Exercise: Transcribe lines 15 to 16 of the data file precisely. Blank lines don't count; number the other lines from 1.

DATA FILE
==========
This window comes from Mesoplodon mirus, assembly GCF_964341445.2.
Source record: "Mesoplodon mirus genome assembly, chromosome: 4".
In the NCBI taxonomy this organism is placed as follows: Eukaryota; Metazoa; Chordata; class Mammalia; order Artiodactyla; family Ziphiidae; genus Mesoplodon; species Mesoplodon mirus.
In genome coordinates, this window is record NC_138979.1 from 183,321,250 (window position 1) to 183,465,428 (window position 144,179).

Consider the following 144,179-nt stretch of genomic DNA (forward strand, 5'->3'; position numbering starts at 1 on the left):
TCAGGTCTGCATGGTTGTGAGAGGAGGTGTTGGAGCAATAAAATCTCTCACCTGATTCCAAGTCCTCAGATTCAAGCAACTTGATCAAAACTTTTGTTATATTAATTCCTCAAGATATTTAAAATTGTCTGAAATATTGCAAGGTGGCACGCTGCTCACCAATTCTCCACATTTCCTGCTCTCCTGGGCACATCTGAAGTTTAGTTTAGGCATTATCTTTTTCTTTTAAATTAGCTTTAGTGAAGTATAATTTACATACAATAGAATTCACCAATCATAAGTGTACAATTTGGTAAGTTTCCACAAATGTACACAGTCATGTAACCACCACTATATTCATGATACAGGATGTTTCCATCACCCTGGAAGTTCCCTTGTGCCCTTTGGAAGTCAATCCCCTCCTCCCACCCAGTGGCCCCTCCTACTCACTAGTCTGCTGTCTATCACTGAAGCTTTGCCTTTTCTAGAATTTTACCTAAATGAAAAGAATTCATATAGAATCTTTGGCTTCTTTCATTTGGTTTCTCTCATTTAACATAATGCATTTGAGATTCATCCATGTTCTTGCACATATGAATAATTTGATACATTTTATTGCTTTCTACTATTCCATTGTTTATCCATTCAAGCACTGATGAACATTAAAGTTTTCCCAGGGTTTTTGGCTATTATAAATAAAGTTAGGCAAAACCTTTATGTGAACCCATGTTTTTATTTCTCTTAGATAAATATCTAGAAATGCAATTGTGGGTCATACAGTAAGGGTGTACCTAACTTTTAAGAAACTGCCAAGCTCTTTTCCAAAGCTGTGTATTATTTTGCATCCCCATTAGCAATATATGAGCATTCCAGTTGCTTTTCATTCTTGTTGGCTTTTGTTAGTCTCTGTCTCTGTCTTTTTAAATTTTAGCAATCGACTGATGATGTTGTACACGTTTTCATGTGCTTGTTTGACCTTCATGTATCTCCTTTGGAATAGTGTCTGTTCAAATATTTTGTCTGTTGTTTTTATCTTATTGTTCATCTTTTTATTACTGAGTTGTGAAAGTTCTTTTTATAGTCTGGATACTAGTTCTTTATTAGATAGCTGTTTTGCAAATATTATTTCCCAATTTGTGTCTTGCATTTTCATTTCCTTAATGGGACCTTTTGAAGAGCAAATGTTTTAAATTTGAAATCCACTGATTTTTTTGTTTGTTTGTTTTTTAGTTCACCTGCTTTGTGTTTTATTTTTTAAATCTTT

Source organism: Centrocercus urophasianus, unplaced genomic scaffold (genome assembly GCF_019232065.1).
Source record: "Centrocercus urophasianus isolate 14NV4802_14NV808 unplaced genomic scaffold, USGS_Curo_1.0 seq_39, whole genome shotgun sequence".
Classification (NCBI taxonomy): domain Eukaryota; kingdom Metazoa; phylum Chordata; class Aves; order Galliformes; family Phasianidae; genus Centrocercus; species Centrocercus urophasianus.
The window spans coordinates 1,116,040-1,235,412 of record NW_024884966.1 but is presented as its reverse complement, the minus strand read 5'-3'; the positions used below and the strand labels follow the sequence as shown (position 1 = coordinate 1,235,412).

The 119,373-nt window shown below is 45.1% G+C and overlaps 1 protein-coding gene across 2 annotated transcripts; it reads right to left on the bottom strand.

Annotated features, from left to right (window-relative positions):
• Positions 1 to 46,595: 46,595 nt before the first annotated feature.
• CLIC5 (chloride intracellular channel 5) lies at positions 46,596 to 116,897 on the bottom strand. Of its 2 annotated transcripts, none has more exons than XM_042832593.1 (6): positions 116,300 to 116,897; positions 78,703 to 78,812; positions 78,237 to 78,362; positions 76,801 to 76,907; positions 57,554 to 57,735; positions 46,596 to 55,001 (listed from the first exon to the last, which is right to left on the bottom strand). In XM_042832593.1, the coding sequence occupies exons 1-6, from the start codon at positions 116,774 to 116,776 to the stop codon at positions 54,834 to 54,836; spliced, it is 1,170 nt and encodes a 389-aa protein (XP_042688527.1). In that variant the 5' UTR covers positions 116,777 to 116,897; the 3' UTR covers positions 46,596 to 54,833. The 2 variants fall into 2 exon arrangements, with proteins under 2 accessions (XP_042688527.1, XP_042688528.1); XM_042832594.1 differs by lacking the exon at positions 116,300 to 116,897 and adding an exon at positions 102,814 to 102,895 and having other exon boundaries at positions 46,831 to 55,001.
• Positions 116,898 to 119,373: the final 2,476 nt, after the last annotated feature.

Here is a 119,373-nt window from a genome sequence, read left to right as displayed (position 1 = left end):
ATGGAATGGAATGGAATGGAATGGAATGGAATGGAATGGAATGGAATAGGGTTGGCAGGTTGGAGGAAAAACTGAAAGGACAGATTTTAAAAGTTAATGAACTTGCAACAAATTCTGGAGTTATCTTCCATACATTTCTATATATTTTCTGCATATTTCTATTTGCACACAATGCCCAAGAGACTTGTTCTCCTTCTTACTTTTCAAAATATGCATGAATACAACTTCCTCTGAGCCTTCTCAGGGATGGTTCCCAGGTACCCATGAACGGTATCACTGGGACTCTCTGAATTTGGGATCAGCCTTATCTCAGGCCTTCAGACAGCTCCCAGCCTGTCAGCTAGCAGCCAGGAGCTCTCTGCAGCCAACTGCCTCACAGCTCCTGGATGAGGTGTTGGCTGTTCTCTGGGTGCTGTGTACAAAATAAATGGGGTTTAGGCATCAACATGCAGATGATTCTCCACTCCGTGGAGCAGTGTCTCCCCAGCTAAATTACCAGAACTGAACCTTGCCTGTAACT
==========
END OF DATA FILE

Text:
• Positions 116,898 to 119,373: the final 2,476 nt, after the last annotated feature.

Here is a 119,373-nt window from a genome sequence, read left to right as displayed (position 1 = left end):